Why Zen could be the way to retain the Google juice in your current Web site

Electronics PR, Zen and the art of CSS MaintenaceNo industrial marketing manager likes their Web site do they? No matter who you are you have some complaints; ‘it’s a bit clunky’, ‘it’s outdated’, ‘the content is a bit old hat’; you name the compliant I’ve heard it.

However, the answer to these problems is all too often to just take the site down and re-build it entirely. The trouble is this can result in all your valuable internal links, tagging and carefully developed inbound links being lost in the process.

Most often the approach is to, very carefully, choose which content needs to be retained on every single page of your, inevitably, enormous Web site. You also have to carefully catalogue every single inbound link and the landing page it goes to before ensuring that these too are carried across to the new site. This normally takes so long that you don’t bother.

However, there is another way, which is to retain the code and build a new CSS. This doesn’t work for every site but is well worth investigating.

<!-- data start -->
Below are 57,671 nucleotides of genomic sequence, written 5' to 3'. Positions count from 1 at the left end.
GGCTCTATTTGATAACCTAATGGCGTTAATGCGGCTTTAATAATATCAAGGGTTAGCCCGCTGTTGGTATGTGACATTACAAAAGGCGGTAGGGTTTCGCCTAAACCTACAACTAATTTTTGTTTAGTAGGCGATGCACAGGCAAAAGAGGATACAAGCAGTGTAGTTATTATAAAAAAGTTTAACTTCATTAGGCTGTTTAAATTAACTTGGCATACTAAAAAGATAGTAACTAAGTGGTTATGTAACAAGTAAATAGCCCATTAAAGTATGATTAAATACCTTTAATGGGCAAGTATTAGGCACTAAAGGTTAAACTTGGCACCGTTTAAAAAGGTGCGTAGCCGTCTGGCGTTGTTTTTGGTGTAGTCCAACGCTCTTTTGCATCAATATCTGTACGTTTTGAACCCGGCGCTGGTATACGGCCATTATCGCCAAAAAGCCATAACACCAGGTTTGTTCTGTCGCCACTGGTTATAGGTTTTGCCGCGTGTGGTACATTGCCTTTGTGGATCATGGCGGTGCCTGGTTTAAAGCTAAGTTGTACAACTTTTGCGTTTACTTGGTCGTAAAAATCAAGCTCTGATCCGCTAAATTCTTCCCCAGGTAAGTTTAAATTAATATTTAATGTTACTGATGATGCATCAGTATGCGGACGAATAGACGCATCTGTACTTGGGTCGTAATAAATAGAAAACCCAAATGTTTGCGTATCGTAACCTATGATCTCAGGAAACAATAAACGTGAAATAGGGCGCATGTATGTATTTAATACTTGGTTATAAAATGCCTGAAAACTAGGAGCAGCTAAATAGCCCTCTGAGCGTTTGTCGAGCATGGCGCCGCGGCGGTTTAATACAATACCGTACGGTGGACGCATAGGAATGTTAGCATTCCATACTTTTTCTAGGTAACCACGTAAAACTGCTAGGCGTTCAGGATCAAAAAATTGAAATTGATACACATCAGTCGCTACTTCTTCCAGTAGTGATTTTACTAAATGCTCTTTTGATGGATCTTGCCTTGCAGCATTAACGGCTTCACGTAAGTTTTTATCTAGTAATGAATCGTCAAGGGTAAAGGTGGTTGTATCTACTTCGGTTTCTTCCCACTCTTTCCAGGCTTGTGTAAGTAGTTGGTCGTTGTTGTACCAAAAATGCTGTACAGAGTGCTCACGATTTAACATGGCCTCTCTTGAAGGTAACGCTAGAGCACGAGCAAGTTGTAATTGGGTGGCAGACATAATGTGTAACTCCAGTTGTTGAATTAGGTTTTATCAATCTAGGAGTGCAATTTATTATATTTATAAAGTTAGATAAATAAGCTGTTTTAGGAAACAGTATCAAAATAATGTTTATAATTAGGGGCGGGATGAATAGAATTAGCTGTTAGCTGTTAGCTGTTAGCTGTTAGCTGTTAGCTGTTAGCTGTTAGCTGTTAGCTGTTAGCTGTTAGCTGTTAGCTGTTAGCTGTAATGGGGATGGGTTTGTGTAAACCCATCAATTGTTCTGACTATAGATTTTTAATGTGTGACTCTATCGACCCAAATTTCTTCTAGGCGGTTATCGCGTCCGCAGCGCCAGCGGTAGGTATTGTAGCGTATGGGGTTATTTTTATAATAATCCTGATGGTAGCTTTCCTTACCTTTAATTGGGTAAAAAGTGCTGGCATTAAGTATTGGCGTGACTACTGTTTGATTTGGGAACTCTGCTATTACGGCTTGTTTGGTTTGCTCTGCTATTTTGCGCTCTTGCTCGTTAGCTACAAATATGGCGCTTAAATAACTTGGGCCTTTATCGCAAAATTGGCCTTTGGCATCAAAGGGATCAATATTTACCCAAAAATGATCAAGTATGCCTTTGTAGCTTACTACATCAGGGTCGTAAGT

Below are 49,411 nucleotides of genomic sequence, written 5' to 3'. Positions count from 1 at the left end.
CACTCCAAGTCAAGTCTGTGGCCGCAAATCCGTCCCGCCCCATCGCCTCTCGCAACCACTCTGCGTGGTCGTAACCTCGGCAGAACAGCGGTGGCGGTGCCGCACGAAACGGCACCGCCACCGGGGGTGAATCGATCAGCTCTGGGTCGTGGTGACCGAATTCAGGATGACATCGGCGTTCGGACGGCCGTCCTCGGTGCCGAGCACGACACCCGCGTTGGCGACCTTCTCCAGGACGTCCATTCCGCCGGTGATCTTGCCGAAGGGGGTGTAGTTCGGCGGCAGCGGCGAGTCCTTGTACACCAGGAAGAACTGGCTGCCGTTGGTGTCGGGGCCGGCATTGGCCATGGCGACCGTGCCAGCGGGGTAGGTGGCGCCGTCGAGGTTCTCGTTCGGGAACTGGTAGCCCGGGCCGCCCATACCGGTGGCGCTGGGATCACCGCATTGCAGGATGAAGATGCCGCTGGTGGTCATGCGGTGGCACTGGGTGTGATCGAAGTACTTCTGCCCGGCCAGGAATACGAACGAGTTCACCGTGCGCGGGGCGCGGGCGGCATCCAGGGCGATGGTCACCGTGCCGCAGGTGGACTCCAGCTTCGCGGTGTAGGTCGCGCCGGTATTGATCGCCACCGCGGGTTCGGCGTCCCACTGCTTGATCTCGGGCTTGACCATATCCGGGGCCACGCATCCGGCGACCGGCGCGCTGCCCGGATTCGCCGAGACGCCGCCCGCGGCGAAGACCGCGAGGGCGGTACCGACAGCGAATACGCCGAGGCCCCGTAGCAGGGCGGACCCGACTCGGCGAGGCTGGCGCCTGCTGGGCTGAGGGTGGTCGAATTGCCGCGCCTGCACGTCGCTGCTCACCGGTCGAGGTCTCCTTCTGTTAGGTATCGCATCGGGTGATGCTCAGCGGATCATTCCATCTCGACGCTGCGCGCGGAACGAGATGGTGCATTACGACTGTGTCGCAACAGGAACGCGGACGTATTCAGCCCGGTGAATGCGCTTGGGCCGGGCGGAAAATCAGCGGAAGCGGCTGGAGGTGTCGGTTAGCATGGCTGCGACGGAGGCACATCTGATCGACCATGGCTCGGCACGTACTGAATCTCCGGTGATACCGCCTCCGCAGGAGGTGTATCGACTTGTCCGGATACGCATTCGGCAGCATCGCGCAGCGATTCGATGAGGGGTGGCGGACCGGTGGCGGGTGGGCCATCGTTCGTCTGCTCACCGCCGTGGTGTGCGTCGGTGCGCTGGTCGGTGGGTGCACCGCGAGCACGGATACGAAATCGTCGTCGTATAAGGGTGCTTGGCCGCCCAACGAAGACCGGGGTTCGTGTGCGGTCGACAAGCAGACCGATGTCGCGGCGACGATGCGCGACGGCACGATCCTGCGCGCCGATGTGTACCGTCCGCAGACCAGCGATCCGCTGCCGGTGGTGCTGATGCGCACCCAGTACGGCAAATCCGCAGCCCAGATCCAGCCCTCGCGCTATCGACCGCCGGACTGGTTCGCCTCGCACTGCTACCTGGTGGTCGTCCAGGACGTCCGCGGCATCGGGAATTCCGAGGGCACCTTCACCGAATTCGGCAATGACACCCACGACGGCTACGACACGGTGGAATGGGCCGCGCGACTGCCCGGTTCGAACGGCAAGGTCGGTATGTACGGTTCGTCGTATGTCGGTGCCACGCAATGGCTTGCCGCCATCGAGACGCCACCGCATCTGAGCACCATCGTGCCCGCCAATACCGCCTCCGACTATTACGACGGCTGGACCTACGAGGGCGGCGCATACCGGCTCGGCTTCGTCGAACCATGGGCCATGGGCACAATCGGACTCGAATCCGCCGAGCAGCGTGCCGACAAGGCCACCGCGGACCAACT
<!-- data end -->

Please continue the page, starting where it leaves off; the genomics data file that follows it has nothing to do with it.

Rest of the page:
I don’t mention this because it’s a new idea but because a brilliant illustration of how well it works was demonstrated to me recently. CSS Zen Garden demonstrates how CSS allows complete and total control over the style of a hypertext document. Visit the site and click on any of the links on the left hand side of the homepage and the appearance of the page you are looking at will change. The code remains the same and the only thing that has changed is the external .CSS file.

The beauty of CSS is that seeing is believing so can and have a look and believe.

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Richard Stone

Stone Junction is a cool technical PR agency based in Stafford. We work for all sorts of businesses, with a particular focus on technology, technical and engineering companies. We like being sent cake and biscuits by clients, journalists and prospects.

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